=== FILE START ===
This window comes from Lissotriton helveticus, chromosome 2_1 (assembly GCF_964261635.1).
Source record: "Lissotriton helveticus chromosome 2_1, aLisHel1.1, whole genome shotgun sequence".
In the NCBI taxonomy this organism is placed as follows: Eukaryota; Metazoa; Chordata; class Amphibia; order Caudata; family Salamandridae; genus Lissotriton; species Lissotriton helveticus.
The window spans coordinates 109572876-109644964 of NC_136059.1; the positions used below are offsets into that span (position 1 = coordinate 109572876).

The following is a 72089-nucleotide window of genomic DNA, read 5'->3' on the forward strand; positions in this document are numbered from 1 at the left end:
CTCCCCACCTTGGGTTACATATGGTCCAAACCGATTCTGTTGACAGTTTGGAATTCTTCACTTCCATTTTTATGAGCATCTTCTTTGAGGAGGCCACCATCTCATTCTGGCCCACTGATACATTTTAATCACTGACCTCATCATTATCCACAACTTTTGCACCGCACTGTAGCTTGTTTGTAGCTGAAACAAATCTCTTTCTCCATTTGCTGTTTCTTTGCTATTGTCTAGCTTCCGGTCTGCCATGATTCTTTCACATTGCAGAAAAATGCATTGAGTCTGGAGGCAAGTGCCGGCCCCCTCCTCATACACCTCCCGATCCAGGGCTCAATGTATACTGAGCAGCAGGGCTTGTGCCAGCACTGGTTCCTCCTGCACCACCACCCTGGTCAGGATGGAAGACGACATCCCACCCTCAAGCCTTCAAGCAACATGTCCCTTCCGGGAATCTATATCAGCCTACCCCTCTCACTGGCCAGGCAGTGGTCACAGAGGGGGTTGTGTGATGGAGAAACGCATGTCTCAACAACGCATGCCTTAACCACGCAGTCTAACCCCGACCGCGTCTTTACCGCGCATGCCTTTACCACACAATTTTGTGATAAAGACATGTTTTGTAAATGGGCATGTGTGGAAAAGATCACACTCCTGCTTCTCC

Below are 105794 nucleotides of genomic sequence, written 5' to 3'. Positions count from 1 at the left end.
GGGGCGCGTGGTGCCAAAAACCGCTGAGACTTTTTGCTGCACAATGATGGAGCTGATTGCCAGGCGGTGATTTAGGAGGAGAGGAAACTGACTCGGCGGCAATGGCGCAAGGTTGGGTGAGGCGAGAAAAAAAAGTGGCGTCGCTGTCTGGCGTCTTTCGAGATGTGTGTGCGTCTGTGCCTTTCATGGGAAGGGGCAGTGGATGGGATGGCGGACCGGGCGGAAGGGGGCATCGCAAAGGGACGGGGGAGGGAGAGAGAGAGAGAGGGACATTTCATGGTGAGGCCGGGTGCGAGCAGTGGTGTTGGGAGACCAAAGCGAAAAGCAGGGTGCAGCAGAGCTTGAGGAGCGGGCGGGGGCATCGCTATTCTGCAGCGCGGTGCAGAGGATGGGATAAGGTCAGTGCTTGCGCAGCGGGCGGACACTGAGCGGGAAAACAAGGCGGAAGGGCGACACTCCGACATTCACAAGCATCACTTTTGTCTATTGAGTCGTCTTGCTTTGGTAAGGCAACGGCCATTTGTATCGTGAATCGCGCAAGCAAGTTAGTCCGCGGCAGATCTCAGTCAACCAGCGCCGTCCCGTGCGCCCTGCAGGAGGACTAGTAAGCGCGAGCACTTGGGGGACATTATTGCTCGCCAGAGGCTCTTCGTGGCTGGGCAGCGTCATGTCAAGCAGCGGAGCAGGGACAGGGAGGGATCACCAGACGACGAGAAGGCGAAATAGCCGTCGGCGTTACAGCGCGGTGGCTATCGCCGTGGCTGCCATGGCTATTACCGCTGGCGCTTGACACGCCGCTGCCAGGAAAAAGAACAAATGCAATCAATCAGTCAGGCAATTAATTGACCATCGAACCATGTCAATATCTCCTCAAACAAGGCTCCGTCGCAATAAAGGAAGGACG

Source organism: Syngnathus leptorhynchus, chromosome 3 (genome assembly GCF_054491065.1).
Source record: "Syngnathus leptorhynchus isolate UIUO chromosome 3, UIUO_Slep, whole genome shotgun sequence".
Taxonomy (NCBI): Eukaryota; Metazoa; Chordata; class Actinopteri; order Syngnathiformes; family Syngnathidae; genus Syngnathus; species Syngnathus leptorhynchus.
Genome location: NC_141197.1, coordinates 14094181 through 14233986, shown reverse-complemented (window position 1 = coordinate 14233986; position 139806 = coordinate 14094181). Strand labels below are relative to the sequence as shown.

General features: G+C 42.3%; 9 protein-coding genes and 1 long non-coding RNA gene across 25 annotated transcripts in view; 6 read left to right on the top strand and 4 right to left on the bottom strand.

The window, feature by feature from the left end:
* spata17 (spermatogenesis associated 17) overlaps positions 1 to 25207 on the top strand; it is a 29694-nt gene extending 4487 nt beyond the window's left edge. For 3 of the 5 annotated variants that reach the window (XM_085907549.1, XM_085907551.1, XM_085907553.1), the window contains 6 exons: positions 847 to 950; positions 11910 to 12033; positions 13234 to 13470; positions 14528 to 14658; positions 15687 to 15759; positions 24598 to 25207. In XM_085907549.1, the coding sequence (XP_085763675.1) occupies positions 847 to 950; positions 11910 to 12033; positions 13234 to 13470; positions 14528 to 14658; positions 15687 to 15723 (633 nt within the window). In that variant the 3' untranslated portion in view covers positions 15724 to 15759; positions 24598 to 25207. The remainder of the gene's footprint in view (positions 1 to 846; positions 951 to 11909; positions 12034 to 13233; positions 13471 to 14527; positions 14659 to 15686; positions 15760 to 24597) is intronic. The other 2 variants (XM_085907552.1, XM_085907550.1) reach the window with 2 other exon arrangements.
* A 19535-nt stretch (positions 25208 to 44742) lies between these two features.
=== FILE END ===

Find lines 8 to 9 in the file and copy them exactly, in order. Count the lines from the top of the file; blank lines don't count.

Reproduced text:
GGGGCGCGTGGTGCCAAAAACCGCTGAGACTTTTTGCTGCACAATGATGGAGCTGATTGCCAGGCGGTGATTTAGGAGGAGAGGAAACTGACTCGGCGGCAATGGCGCAAGGTTGGGTGAGGCGAGAAAAAAAAGTGGCGTCGCTGTCTGGCGTCTTTCGAGATGTGTGTGCGTCTGTGCCTTTCATGGGAAGGGGCAGTGGATGGGATGGCGGACCGGGCGGAAGGGGGCATCGCAAAGGGACGGGGGAGGGAGAGAGAGAGAGAGGGACATTTCATGGTGAGGCCGGGTGCGAGCAGTGGTGTTGGGAGACCAAAGCGAAAAGCAGGGTGCAGCAGAGCTTGAGGAGCGGGCGGGGGCATCGCTATTCTGCAGCGCGGTGCAGAGGATGGGATAAGGTCAGTGCTTGCGCAGCGGGCGGACACTGAGCGGGAAAACAAGGCGGAAGGGCGACACTCCGACATTCACAAGCATCACTTTTGTCTATTGAGTCGTCTTGCTTTGGTAAGGCAACGGCCATTTGTATCGTGAATCGCGCAAGCAAGTTAGTCCGCGGCAGATCTCAGTCAACCAGCGCCGTCCCGTGCGCCCTGCAGGAGGACTAGTAAGCGCGAGCACTTGGGGGACATTATTGCTCGCCAGAGGCTCTTCGTGGCTGGGCAGCGTCATGTCAAGCAGCGGAGCAGGGACAGGGAGGGATCACCAGACGACGAGAAGGCGAAATAGCCGTCGGCGTTACAGCGCGGTGGCTATCGCCGTGGCTGCCATGGCTATTACCGCTGGCGCTTGACACGCCGCTGCCAGGAAAAAGAACAAATGCAATCAATCAGTCAGGCAATTAATTGACCATCGAACCATGTCAATATCTCCTCAAACAAGGCTCCGTCGCAATAAAGGAAGGACG

Source organism: Syngnathus leptorhynchus, chromosome 3 (genome assembly GCF_054491065.1).